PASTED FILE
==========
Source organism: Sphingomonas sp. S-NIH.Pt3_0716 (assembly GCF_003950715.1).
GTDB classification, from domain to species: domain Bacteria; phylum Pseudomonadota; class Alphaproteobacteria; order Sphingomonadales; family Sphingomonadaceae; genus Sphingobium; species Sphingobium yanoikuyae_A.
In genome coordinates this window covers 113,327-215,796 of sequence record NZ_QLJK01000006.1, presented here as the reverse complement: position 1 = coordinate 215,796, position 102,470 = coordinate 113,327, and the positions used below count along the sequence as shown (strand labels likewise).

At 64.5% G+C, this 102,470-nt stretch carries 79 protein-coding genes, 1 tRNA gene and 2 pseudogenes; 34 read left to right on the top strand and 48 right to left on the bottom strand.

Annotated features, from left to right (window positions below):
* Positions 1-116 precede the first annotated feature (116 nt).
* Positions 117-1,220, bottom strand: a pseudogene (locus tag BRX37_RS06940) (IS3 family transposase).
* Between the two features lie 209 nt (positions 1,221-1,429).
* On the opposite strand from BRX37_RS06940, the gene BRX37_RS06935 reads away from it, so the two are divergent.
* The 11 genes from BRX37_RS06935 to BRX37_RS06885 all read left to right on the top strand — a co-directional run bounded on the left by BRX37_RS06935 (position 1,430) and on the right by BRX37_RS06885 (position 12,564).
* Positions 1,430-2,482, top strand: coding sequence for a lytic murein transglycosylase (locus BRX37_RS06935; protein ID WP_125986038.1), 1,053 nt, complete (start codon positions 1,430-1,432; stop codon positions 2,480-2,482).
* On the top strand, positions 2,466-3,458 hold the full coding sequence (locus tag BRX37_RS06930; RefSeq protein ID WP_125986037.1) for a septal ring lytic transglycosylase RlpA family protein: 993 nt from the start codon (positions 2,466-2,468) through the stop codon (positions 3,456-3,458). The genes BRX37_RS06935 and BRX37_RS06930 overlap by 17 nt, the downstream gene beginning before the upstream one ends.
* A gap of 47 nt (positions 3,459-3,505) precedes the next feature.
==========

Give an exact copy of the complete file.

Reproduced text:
Source organism: Sphingomonas sp. S-NIH.Pt3_0716 (assembly GCF_003950715.1).
GTDB classification, from domain to species: domain Bacteria; phylum Pseudomonadota; class Alphaproteobacteria; order Sphingomonadales; family Sphingomonadaceae; genus Sphingobium; species Sphingobium yanoikuyae_A.
In genome coordinates this window covers 113,327-215,796 of sequence record NZ_QLJK01000006.1, presented here as the reverse complement: position 1 = coordinate 215,796, position 102,470 = coordinate 113,327, and the positions used below count along the sequence as shown (strand labels likewise).

At 64.5% G+C, this 102,470-nt stretch carries 79 protein-coding genes, 1 tRNA gene and 2 pseudogenes; 34 read left to right on the top strand and 48 right to left on the bottom strand.

Annotated features, from left to right (window positions below):
* Positions 1-116 precede the first annotated feature (116 nt).
* Positions 117-1,220, bottom strand: a pseudogene (locus tag BRX37_RS06940) (IS3 family transposase).
* Between the two features lie 209 nt (positions 1,221-1,429).
* On the opposite strand from BRX37_RS06940, the gene BRX37_RS06935 reads away from it, so the two are divergent.
* The 11 genes from BRX37_RS06935 to BRX37_RS06885 all read left to right on the top strand — a co-directional run bounded on the left by BRX37_RS06935 (position 1,430) and on the right by BRX37_RS06885 (position 12,564).
* Positions 1,430-2,482, top strand: coding sequence for a lytic murein transglycosylase (locus BRX37_RS06935; protein ID WP_125986038.1), 1,053 nt, complete (start codon positions 1,430-1,432; stop codon positions 2,480-2,482).
* On the top strand, positions 2,466-3,458 hold the full coding sequence (locus tag BRX37_RS06930; RefSeq protein ID WP_125986037.1) for a septal ring lytic transglycosylase RlpA family protein: 993 nt from the start codon (positions 2,466-2,468) through the stop codon (positions 3,456-3,458). The genes BRX37_RS06935 and BRX37_RS06930 overlap by 17 nt, the downstream gene beginning before the upstream one ends.
* A gap of 47 nt (positions 3,459-3,505) precedes the next feature.